Wait, John Travolta was on that show? Was that pre- or post-conversion to
the most ridiculous "religion" ever Scientology?
It might be somewhat pretentious for me to give myself such a homecoming parade, but I don't care. I've missed the site, I've missed writing, and I've missed the dear readership of APC. I also miss cheddar-stuffed brats, but that's a different issue for a different day.
It feels like I've been gone forever and missed a lot of Packer-related news. In reality, there hasn't been too much going on (compared to last season, at least), but I feel compelled to offer my take on several of the newsworthy events of the last few months. So just bear with me, let me get it out of my system, and we can get back to more contemporary matters.
Donald Driver talks smack about Chicago's receivers. Double D isn't known as the brash diva NFL wideouts are notoriously seen as. The exact quote follows below:
"I think Chicago did a great job, and Lovie Smith went out there and got Jay Cutler to lead this team, but one thing they don't have is they don't have the receiver group," Driver said. "They have the running back, they have the offensive line and they have a great defense. But you're going to have to need receivers to make plays down the field, and they don't have that right now.
Sick burn, Donald. That's major disrespect right there, and you never want to give another team bulletin board material. Unless, you know, you're right. Even Brad Biggs of the Chicago Sun-Times agreed with him in his article chronicling the Bears' receivers' two games against Green Bay in 2008.
If Driver is basing his opinion on those two games, you know what, he's dead on.
As Brandon so eloquently put it, besides Devin Hester, name a Bears receiver.
Johnny Jolly's legal troubles put on hold. As we well know, Jolly was arrested in July of 2008 for felony drug possession. 200 grams isn't very heavy, but when it's codeine (a controlled substance), "that's some heavy dope, Marine."
I'm no lawyer, and I don't know the details of the case, but when the trial date keeps getting pushed back and now the charges are dropped, that seems to be a good thing for Jolly. The charges can (and probably will) be re-filed within three months, meaning Jolly will have to go through the whole process again, but most likely not until next offseason.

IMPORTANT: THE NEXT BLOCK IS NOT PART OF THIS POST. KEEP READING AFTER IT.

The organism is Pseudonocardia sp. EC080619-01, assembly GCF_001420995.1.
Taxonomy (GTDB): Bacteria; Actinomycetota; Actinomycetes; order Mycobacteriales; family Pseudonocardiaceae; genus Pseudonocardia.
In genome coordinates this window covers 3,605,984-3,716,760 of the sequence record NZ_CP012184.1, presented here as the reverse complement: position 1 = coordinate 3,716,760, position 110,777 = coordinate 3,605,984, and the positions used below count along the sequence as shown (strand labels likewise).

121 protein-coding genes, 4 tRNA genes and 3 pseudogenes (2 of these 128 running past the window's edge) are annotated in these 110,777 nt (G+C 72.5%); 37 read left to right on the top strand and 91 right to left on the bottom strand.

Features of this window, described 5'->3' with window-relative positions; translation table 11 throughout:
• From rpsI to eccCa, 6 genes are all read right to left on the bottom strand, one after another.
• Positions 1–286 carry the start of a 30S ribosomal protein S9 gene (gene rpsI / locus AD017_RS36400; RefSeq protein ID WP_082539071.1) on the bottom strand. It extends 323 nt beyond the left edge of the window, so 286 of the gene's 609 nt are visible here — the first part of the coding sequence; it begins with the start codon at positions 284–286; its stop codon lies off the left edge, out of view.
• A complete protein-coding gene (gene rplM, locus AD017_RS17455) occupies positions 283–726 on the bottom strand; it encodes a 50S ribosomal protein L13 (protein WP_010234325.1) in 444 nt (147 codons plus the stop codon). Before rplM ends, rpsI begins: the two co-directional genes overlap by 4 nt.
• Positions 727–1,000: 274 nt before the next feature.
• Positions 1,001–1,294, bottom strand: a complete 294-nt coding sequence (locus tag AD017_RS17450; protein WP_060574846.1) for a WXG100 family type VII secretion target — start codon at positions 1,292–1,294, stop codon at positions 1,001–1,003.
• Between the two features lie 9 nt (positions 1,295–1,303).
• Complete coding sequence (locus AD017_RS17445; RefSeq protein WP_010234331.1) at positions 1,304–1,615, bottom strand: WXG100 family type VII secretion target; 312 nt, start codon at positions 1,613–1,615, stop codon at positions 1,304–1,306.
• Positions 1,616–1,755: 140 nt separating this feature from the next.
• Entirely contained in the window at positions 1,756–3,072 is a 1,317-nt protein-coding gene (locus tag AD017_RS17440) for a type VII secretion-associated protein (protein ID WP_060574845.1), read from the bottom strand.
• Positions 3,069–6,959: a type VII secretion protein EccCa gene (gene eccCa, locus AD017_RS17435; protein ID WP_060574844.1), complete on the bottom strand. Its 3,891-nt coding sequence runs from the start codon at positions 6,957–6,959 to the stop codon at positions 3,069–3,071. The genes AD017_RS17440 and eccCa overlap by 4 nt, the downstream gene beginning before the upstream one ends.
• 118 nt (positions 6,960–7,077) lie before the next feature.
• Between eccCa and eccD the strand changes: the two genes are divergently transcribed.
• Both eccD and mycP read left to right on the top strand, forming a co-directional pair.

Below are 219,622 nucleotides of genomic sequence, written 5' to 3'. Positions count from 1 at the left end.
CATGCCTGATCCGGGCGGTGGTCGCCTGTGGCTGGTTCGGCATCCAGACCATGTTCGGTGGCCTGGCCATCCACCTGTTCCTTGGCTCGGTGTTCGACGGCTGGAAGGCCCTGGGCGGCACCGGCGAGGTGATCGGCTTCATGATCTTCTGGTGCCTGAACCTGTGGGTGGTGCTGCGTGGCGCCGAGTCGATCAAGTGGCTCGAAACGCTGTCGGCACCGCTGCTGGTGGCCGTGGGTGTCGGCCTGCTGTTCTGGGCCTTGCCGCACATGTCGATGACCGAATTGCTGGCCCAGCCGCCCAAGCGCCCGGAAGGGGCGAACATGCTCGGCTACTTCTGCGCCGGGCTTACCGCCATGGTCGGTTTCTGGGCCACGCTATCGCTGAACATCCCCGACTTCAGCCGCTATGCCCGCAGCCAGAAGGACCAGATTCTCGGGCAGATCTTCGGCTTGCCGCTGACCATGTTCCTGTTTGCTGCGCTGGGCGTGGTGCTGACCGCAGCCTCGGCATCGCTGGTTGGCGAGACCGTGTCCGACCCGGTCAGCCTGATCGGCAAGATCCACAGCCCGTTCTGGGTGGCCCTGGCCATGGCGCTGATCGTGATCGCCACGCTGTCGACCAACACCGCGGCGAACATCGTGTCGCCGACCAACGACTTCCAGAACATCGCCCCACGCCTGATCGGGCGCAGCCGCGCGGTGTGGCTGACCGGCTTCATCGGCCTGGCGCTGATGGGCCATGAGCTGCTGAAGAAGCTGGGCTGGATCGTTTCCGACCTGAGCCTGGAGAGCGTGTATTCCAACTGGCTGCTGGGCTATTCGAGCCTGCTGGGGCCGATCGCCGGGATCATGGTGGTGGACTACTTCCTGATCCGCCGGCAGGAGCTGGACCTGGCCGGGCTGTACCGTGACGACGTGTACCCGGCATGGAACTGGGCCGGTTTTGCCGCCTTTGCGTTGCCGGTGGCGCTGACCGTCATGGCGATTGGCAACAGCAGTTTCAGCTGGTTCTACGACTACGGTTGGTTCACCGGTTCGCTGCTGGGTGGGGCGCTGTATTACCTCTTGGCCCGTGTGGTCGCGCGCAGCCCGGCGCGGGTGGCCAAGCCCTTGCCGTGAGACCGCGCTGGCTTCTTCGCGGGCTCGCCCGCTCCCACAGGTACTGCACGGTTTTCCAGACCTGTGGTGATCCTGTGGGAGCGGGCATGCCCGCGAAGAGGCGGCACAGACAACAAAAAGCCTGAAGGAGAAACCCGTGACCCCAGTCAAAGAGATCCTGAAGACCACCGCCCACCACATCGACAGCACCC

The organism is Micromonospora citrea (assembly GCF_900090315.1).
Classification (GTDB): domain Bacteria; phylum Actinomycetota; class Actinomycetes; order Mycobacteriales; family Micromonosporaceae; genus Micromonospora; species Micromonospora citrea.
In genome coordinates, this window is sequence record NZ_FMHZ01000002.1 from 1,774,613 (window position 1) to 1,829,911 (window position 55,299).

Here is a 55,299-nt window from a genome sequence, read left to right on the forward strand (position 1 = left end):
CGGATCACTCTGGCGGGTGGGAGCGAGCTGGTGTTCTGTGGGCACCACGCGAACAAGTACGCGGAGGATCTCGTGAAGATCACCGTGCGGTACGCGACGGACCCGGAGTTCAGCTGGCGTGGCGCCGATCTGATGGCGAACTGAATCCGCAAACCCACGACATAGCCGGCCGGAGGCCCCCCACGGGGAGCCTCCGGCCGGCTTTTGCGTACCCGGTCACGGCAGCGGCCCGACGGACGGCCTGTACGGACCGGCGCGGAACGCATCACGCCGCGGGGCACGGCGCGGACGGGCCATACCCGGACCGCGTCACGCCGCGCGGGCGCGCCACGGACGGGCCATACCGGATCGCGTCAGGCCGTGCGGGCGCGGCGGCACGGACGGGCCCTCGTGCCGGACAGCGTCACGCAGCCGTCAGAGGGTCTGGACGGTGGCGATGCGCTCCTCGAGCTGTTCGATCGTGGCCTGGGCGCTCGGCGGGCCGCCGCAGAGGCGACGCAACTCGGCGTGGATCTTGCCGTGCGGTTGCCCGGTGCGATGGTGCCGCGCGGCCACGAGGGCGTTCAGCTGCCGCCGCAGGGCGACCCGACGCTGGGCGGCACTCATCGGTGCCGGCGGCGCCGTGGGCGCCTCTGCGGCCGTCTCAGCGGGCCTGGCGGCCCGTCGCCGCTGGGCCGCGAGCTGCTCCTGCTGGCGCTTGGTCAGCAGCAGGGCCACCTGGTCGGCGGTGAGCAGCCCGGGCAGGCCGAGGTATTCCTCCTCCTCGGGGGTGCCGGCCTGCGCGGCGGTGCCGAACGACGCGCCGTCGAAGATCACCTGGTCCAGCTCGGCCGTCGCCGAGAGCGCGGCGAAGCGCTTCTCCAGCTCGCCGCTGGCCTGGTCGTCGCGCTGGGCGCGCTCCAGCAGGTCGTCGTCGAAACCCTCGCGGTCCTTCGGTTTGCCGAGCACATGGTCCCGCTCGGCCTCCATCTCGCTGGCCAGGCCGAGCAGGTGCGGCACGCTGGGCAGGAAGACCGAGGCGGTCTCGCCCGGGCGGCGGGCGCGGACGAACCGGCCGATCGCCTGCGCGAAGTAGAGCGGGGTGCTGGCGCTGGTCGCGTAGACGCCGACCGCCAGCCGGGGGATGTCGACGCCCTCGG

As long as this doesn't affect Jolly's mental approach to the game, this event should be good for the team for 2009. However, I want to make it perfectly clear that I am extremely troubled by a Green Bay player's involvement in a drug possession case of this nature. I do not support it, and I do not condone it, and if Jolly broke the law, he deserves to serve his time, just like anyone else.
Kenechi Udeze retires. This really sucks. The guy has leukemia, fought to get himself back in shape, and still almost came back to the NFL. Best of luck to him. It was no doubt a tough decision whether or not to retire, and as Deadspin's Dashiel Bennett quipped: "See, if you're having trouble deciding whether or not resume a career, this is an acceptable reason." More on that later.
Brian Urlacher once called Jay Cutler a bad name. For the sake of adhering to APC's family-friendly approach to blogging, let's just say he called Cutler a "pansy". If it were anyone else, I would both a) not believe it and b) not care. But since it came from Bobby Wade and is about Jay Cutler, it's just crazy enough to be true/relevant. C'mon, tell me you can't see Cutler going into a Bears practice and throwing a fit about Urlacher calling him a "pansy".
Detroit's entire offseason. You wanna talk about a makeover? Between the draft, free agency, and trades, the Lions have overturned half of their roster. Half! Not only that, but they added an impressive head coaching prospect in Jim Schwartz, removed the Matt Millen-stone around their necks (high-five for the pun? Anyone?), and they landed the QB they hope will become what Joey Harrington was supposed to be. Yes, they vastly overpaid for Matt Stafford, and ignored more pressing needs when they drafted Brandon Pettigrew at number 20, and are using veterans as stop-gap measures instead of long-term answers (i.e. Larry Foote, Bryant Johnson, Grady Jackson, etc.). But this team is no longer two guaranteed wins on the schedule. They're not a contender...not yet.
Justin Harrell's setback. Ugh. Just when we thought that he was out, the trainer pulled him back in. I've been pulling for Harrell ever since he was drafted, and nobody was more frustrated with his injuries than me. OK, maybe Ted Thompson, the coaches, and Harrell himself, but I digress. I was excited at the prospect of having two first-round defensive linemen making their respective debuts in 2009. Speaking of which...
B.J. Raji skips town. We have yet to hear why he left. All we know is that he's in Boston and he's not signed to a contract, both of which are very bad things. Can someone tell me why we're being punished for Michael Crabtree being a douche and Al Davis being insane? Brandon's contract proposal of 5 years/$30 million with $19 million guaranteed is certainly reasonable. Someone end the staring contest, please!